As parents with teenagers look ahead, many are wondering how they’re going to fill their kids’ time with so many camps, sports, and school activities being canceled due to COVID-19. Unlike younger children who are more easily entertained by crafts, games, and trips to the park, teenagers aren’t always keen to spend a ton of time with their parents during the day, and many log tons of hours online or on the phone socializing with friends.
If you’re worried that’s not the best way to fill your teen’s free time, you’re not alone. We asked parents on Facebook for ideas on keeping teens busy, active, and engaged, even when they can’t necessarily hang out with their friends and do all the extra curriculars and fun activities they’re used to. Here’s a peek at a few ideas to try:
Let them give their room a makeover.
Having the freedom to set up their space the way they like it is enough to put a pep in a lot of teens’ steps. One Facebook mom told us she’s giving her daughter full reign over her room redo, including what color to paint the walls and where to place the furniture. A room makeover doesn’t have to mean buying them all new stuff—they can get a whole new look just from borrowing throw pillows, blankets, and other decor from other rooms in the house, or simply moving their bed to a different wall. Just set some parameters about what they can or can’t do, but try to give them as much leeway as possible. And if you have the budget for some changes, make sure the amount they’re allowed to spend is crystal clear. Once the guidelines are out of the way, give them the creative freedom to redo it as they wish. It’s a great opportunity for teens to express themselves and to feel a sense of autonomy and responsibility.
Sign up for virtual college tours.
If your teen is a high school junior or senior and had plans to visit colleges—or even if they didn’t and you just want to spark some interest—sign them up for virtual campus tours. Several websites such as Campus Tours and You Visit provide links to thousands of colleges, with interactive maps, mobile virtual walking tours, and more. In some cases, they can even speak virtually with current students who are happy to answer your teen’s questions about college life.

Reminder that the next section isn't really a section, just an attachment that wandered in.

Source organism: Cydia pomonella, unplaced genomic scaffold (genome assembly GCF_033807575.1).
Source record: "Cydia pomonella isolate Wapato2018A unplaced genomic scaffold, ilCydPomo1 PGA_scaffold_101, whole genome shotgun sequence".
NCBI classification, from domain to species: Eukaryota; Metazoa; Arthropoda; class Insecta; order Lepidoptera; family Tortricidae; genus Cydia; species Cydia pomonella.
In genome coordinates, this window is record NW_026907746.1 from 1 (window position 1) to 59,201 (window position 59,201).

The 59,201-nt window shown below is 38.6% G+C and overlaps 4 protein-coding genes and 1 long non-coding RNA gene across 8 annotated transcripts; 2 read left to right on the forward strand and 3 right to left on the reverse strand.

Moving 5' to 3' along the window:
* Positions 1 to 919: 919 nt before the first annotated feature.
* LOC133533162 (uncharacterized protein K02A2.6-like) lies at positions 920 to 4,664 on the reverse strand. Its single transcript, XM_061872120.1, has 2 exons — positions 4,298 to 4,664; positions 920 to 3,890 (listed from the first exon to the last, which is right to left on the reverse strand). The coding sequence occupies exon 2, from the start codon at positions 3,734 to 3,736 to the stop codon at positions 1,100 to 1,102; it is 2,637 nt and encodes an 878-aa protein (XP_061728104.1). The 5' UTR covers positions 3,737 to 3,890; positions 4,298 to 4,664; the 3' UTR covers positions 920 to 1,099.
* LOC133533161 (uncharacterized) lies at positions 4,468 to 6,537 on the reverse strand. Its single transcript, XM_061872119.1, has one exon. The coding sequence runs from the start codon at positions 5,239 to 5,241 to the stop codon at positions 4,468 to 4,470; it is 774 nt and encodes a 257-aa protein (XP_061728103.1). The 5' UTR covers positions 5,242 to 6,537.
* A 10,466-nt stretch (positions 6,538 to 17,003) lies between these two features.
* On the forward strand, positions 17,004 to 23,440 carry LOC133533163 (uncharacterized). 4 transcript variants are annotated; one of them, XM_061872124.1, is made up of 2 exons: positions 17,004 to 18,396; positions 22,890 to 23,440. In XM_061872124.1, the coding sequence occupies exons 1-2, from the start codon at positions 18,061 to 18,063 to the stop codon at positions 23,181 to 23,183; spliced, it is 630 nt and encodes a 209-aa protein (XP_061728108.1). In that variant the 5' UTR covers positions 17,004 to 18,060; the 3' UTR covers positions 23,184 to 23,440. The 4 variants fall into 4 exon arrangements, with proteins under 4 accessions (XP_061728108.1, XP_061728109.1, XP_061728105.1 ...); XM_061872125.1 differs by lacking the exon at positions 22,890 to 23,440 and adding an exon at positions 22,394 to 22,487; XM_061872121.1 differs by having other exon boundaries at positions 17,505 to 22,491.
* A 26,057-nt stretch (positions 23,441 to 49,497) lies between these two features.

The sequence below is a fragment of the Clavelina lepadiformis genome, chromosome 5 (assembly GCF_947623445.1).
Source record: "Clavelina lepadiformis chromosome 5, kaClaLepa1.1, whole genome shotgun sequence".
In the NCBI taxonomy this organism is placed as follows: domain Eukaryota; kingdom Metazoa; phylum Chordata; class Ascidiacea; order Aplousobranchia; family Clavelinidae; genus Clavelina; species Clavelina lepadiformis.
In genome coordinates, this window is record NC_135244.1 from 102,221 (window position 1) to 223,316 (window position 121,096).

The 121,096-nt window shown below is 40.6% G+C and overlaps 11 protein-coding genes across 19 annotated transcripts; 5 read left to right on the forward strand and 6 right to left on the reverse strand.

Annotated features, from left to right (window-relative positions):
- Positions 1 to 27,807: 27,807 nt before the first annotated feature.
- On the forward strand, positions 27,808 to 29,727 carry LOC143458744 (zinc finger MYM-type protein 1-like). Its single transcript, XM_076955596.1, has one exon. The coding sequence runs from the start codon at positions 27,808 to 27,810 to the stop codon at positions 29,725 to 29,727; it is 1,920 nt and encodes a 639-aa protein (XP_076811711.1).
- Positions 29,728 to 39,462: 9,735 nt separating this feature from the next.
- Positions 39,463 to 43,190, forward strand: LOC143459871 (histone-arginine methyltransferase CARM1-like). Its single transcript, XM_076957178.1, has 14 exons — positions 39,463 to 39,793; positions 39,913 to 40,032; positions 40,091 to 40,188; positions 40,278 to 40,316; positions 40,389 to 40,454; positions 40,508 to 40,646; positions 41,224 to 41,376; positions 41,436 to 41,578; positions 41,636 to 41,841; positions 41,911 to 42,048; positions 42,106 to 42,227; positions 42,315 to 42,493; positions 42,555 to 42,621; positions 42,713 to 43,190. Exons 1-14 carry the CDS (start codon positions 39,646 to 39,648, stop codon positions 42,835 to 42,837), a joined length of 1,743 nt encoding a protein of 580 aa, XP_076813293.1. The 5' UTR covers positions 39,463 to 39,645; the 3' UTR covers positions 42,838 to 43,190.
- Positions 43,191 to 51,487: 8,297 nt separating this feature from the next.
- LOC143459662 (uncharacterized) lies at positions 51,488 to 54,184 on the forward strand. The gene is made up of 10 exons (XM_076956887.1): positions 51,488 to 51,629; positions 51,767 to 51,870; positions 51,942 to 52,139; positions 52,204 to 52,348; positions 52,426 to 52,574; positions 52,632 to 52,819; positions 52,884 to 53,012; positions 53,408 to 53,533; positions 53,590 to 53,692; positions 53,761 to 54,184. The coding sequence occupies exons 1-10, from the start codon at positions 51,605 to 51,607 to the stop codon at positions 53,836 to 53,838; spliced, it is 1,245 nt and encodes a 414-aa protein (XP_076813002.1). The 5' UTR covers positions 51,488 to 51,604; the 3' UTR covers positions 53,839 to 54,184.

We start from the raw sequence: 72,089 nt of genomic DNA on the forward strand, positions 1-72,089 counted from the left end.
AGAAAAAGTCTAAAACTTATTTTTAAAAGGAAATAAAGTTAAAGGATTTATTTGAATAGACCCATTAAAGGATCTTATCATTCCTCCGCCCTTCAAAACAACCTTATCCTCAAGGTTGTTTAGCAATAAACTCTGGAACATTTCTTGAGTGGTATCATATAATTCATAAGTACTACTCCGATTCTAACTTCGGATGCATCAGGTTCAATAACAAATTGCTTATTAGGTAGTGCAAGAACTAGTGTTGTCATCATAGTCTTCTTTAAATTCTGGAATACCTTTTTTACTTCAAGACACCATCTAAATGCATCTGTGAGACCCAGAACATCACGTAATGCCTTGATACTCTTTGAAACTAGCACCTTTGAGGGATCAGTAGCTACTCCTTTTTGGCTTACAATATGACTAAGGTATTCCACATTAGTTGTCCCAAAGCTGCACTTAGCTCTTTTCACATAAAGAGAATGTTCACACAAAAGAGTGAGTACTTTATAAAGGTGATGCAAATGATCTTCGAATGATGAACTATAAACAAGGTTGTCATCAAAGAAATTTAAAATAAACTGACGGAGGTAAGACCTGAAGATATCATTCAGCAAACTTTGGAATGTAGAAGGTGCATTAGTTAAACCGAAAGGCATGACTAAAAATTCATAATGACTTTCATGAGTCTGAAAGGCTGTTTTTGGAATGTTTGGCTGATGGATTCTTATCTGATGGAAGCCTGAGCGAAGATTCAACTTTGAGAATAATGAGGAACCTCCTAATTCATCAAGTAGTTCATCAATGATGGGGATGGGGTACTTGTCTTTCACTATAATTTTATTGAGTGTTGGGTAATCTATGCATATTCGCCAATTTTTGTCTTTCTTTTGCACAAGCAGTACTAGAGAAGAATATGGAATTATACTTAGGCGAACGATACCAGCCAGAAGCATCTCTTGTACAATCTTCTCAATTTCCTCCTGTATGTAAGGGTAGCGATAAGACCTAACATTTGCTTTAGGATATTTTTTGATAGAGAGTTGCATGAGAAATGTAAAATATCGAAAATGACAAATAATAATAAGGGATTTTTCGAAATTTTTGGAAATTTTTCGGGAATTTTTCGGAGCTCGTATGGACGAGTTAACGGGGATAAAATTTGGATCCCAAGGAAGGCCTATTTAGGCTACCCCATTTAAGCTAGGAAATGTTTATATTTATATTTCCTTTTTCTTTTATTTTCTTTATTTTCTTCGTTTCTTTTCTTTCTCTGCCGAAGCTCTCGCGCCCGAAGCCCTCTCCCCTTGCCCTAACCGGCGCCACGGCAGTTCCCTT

Have them start a side hustle.
Many parents of teens told us their kids planned to start summer jobs this year but many have either been canceled altogether or parents are simply no longer comfortable with the idea of having their child interact with the public. While understandable, it doesn’t mean your child shouldn’t hone their work ethic and perhaps even earn a little money over the summer. From cleaning windows and cars for neighbors to walking dogs and tutoring younger kids virtually, there are many ways that teens can launch a side hustle safely.
Have a backyard campout.
Nighttime skies offer a great opportunity to pull your teen’s attention away from screens and towards the heavens. Try downloading a free astronomy app such as SkySafari, Star Rover, or Night Sky, so they can point your smartphone at the sky and learn about the stars, constellations, and more. If you’ve got a tent, let your teen camp out overnight in the backyard with a friend (setting up two tents even allows for socially distanced sleepovers!). Or just let them spend time out there with flashlights, sleeping bags, and s’ mores until the comfort of their plush bed inside is too irresistible to ignore any longer.